RIP Maxwell’s: An Appreciation

Every day, it seems blogs like Gothamist report that a Lower East Side or NYC institution is closing. Former great dive bars and now changing into condos for the wealthy. Other great bars are being pushed out to Brooklyn.

NJ.com reported that Maxwell’s will be closing at the end of July. When I first read this story yesterday, I was very upset. It is just like another victim of change.

As a resident of New Jersey, I’ve really come to appreciate this place.  It is located about 6 miles from my apartment. The Hudson-Bergen Light Rail can take me there in about 10 minutes. They have good food, cheap beer, friendly bartenders, and have hosted some great shows.  It is like an oasis from the rest of Hoboken.  It was only a matter of time that this venue that has been open since the late 1970s would shut it doors.

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I first went to Maxwell’s in 2007 to see Jesse Lacey (of Brand New) and Kevin Devine play an acoustic show.  I had never been to Hoboken. I hated New Jersey.  But a friend of mine had an extra ticket to this show so I jumped at the chance. I traveled from my house in Queens, through to the tunnel to this unknown location.  30 minutes later, I was in New Jersey.  

Probably for the only time ever, I easily pulled into a parking spot right on Washington Street. When I got to the venue, I was immediately struck by how unique this place was. The front felt like an old restaurant. The walls had exposed brick and they were lined with interesting artwork.  There was no stage in sight.

After our dinner and cocktails, we traveled to the backroom. I was shocked with how tiny the venue was.  It was smaller than any NYC venue I had never been to.  It had a different feel. It felt like people really wanted to be there.

We stood on the bleachers near the sound booth and strapped in for what was one of the best acoustic shows I had ever seen. Even now, I remember how personal the vibe of the room felt.  People yelled out questions during lulls in the set.  Everyone was attentive and sang along.  I felt like I was experiencing something truly memorable with 200 of my closest friends.  As I write this, I am shocked that I remember it so well.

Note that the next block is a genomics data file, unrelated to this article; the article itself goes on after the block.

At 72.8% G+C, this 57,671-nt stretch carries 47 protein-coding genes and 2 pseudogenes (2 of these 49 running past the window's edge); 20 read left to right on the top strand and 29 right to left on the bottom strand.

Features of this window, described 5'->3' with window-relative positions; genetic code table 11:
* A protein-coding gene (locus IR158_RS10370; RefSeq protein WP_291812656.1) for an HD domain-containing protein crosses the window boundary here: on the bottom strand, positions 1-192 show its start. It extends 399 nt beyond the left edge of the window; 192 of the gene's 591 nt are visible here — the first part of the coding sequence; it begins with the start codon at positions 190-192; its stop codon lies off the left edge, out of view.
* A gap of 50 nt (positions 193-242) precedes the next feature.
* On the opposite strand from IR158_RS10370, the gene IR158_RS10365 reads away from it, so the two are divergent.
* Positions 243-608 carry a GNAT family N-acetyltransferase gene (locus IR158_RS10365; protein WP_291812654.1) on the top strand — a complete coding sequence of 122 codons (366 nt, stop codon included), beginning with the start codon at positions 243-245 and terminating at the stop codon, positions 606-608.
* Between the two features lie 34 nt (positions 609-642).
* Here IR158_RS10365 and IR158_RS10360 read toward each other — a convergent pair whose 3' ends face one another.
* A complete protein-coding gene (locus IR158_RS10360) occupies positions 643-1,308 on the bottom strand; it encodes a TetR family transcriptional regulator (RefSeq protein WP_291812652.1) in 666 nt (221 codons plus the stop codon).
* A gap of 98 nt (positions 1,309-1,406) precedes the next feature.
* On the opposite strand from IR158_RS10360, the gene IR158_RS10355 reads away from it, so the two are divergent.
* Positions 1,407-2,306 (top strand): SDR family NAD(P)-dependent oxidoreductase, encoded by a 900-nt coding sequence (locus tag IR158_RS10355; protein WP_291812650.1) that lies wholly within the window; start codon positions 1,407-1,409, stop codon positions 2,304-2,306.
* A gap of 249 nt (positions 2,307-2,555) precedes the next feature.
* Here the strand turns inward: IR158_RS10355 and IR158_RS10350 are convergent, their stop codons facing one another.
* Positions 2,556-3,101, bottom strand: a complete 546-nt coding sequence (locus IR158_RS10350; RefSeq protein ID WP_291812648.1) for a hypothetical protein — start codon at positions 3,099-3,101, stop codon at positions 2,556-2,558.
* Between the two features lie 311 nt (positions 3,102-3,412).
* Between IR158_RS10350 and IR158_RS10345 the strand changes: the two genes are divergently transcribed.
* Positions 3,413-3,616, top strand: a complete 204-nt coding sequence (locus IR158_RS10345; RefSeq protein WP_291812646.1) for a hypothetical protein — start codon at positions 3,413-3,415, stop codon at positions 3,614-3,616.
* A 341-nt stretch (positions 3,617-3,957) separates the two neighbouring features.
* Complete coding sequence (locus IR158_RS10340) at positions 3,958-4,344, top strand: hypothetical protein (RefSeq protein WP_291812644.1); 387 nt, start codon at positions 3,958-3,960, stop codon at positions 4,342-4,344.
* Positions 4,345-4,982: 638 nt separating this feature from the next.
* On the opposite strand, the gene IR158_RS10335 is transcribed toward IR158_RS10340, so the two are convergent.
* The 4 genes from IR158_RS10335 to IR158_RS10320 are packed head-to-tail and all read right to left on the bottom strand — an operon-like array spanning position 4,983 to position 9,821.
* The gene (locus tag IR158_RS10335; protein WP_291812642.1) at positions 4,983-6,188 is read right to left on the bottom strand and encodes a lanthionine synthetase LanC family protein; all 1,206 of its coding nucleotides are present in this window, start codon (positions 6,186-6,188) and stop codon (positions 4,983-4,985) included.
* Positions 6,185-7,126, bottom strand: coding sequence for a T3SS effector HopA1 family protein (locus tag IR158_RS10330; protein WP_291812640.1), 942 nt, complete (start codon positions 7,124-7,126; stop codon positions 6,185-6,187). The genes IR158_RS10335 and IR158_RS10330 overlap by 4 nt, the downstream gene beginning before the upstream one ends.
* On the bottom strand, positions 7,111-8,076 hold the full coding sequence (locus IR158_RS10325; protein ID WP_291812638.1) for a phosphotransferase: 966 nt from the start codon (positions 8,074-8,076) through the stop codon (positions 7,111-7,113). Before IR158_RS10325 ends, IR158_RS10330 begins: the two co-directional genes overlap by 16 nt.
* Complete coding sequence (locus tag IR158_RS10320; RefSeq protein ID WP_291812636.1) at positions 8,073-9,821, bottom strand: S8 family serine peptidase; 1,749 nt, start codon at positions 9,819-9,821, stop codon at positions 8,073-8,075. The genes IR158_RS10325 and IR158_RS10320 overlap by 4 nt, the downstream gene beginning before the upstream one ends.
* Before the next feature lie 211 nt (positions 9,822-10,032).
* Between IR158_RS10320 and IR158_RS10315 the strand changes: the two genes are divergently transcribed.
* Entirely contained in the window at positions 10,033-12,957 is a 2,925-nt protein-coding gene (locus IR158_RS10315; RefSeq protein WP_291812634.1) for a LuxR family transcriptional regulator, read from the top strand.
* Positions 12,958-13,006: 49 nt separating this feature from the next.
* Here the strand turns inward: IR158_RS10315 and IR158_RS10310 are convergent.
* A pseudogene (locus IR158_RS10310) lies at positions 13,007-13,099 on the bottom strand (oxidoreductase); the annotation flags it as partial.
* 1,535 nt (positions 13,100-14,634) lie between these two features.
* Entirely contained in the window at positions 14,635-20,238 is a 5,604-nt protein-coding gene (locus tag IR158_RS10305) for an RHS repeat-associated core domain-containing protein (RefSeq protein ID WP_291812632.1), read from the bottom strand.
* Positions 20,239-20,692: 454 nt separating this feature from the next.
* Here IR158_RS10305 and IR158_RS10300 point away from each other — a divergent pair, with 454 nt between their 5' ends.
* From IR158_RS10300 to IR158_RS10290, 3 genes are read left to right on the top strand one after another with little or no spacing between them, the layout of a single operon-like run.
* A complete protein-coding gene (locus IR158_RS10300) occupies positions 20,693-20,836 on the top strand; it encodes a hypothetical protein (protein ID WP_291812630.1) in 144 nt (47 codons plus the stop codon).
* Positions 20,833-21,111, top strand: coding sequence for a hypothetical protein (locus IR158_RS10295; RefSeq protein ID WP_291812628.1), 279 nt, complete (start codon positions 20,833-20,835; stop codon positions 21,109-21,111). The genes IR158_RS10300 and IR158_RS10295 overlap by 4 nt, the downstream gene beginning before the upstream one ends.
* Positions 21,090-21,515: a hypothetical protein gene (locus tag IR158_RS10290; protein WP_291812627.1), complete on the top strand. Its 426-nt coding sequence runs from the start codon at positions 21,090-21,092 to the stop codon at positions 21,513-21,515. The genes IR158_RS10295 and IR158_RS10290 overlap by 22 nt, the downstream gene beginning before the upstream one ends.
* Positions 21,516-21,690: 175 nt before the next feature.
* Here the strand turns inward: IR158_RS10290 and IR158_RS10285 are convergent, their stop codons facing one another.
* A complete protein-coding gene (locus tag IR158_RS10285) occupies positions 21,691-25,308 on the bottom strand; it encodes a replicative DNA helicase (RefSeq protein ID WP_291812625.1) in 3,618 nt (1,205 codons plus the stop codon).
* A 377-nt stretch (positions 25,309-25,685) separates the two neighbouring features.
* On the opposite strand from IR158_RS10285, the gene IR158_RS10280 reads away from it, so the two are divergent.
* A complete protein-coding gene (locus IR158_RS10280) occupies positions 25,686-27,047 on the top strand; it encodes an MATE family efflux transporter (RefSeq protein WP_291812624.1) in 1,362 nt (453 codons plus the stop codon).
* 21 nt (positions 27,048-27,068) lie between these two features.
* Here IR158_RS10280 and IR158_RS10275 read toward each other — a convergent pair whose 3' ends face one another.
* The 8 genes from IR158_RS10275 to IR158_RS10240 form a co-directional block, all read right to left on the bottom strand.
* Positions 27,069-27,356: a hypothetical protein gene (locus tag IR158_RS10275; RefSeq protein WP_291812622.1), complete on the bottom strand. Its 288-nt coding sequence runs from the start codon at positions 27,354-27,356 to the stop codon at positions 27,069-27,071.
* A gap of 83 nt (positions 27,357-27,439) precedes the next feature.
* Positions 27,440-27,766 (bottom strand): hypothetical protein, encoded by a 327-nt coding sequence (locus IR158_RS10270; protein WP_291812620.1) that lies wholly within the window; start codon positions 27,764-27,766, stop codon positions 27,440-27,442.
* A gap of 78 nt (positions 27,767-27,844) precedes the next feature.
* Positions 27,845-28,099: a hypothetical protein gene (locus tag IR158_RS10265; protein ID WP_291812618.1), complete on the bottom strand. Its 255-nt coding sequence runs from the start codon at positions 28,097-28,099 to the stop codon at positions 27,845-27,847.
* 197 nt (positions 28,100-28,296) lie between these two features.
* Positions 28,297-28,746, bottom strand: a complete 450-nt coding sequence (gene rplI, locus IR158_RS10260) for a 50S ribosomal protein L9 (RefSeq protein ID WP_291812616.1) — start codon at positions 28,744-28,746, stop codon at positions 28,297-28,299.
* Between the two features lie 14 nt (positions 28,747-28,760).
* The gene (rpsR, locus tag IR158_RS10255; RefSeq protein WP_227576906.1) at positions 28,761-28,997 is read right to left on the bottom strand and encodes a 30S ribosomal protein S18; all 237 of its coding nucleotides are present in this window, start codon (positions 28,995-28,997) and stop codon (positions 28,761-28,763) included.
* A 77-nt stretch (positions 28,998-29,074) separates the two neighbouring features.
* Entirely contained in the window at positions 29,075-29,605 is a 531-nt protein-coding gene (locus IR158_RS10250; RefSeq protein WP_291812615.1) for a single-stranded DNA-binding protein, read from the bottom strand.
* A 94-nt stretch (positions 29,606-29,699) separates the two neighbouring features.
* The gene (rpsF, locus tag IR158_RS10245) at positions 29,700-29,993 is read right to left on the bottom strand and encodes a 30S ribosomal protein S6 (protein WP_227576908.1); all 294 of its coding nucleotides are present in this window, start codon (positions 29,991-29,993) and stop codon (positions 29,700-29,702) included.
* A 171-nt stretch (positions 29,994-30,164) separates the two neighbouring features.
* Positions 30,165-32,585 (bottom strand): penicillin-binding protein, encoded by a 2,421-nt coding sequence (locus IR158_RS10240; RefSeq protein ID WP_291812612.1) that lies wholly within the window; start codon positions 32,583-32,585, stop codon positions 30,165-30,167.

Suddenly, I didn’t mind New Jersey.

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Since that show in 2007, I’ve probably been to about a half a dozen shows there.  There was Ted Leo on New Years Eve, Dum Dum Girls, and a lot more I can’t remember. I will never forget those 3 Yo La Tengo Hanukkah shows, which were all a cornucopia of  surprise special guests and covers. Where else could I have seen a lecture about fake Beatles bands (by WFMU DJ Gaylord Fields) opening for underrated indie band Yo La Tengo.

In a scene where everything seems to be mostly the same, Maxwell’s was something else.

Here is a video from that show in 2007 when I really fell in love with Maxwell’s. 

I will miss it dearly.

If you’re interested, Wikipedia has a history of Maxwell’s.And if you have not had a chance to go there yet, please do. It is a gem of a place. And soon it will be gone forever (or until it relocates).

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